Industrial park intersection work underway
CREWS are hard at work building an intersection off Hwy37 South to the city’s planned industrial park just south of the airport.
The project needs to be finished this year in order for the city to take full advantage of a nearly $1.4 million in grants from the federal and provincial governments.
The city has to spend $668,000 of its own money to get the federal and provincial grants.
“We have to do it now,” said the city’s director of public works Marvin Kwiatkowski.
“Otherwise, we lose our monies.”
The local firm of White Bear Industries has been hired to do the work.
The intersection and access road building work is slated to be finished by fall and will include lanes on both sides of the highway at the location.
“There’s going to be concrete islands in the intersection,” said Kwiatkowski. “There’s going to be a lot of paving done.”
Work to be done there includes not only widening the highway at the entrance point but digging out some space underneath the highway to insert some piping for a future water main.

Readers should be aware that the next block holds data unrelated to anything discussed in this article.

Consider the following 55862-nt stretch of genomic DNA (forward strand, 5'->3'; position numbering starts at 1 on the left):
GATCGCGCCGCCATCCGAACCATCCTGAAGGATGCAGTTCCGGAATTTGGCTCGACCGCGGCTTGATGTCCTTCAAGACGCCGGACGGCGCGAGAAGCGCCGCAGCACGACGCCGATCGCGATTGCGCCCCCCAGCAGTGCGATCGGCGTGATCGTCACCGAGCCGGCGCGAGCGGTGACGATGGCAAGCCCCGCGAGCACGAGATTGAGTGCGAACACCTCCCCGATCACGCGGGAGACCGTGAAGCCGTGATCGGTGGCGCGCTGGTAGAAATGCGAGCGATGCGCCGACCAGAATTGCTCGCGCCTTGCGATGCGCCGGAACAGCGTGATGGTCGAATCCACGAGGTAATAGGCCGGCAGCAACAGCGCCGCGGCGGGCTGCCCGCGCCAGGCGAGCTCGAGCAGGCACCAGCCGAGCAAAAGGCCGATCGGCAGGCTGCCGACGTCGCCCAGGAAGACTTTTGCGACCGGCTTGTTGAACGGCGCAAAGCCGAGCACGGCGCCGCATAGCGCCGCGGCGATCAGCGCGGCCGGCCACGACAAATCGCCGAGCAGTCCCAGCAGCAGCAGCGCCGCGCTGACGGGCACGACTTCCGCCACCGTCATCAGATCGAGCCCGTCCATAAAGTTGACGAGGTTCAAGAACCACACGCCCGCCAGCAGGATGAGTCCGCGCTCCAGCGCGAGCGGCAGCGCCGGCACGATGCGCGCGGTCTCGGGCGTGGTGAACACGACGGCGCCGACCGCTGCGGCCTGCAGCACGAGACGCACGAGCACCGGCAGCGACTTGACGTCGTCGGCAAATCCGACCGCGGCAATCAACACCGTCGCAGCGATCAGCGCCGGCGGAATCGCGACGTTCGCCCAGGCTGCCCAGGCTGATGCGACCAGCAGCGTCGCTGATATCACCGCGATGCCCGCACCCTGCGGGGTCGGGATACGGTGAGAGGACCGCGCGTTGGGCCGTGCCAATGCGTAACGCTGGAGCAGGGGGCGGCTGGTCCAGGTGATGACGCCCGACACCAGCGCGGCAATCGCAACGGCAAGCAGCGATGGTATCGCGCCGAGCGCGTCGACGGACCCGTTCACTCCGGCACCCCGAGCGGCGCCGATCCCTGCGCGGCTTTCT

Traffic lights will be installed at the intersection as well, said Kwiatkowski. And along the access road, paths for biking and walking will be built, he added.
White Bear Industries’ contract for the project is $1.6 million, and the additional $300,000 is for utility costs, said Kwiatkowski.
The city was told back in 2009 that the federal and provincial governments would each provide $668,000 if the city could come up with the same amount.
But the city has had trouble raising its share.
The Skeena Industrial Development Park has been a pet project of the city for more than a decade.
The city has an option to purchase 2,000 acres of Crown land from the province should it first find companies who want to set up shop at the planned industrial park.
City boundaries have been expanded to include the park area meaning that it will be taxing any industries who do open up there.
A key part of the project is a revenue sharing deal with the Kitselas First Nation whose traditional territory takes in the area.
There has been some interest shown by companies over the years but nothing concrete.
Mayor Dave Pernarowski said the city has now signed a memorandum of understanding with a company for a portion of the lands.
“That is very exciting but requires that we continue investing in the project to put the infrastructure in place,” he said.